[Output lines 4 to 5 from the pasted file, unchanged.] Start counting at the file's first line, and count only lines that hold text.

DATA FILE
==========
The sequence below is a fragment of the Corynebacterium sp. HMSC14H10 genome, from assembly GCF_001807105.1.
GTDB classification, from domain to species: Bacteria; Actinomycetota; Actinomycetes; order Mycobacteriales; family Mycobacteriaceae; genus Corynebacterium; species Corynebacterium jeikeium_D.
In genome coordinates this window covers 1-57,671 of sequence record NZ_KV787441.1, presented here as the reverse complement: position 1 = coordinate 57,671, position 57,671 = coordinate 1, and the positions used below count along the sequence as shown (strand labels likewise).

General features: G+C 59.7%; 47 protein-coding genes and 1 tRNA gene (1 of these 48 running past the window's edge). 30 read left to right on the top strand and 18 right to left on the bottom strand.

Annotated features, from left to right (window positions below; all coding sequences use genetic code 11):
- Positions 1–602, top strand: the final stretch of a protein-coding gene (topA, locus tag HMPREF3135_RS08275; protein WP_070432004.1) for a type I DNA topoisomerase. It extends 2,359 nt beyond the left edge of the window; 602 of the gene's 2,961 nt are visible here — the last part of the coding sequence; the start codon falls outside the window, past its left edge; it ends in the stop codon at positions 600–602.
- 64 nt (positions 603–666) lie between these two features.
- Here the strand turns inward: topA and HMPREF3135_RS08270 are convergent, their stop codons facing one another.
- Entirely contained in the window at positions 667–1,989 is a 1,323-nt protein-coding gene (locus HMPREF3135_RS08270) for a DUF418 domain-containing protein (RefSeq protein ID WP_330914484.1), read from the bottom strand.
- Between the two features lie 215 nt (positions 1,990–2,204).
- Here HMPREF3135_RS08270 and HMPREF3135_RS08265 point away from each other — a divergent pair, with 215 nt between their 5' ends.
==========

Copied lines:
General features: G+C 59.7%; 47 protein-coding genes and 1 tRNA gene (1 of these 48 running past the window's edge). 30 read left to right on the top strand and 18 right to left on the bottom strand.

Annotated features, from left to right (window positions below; all coding sequences use genetic code 11):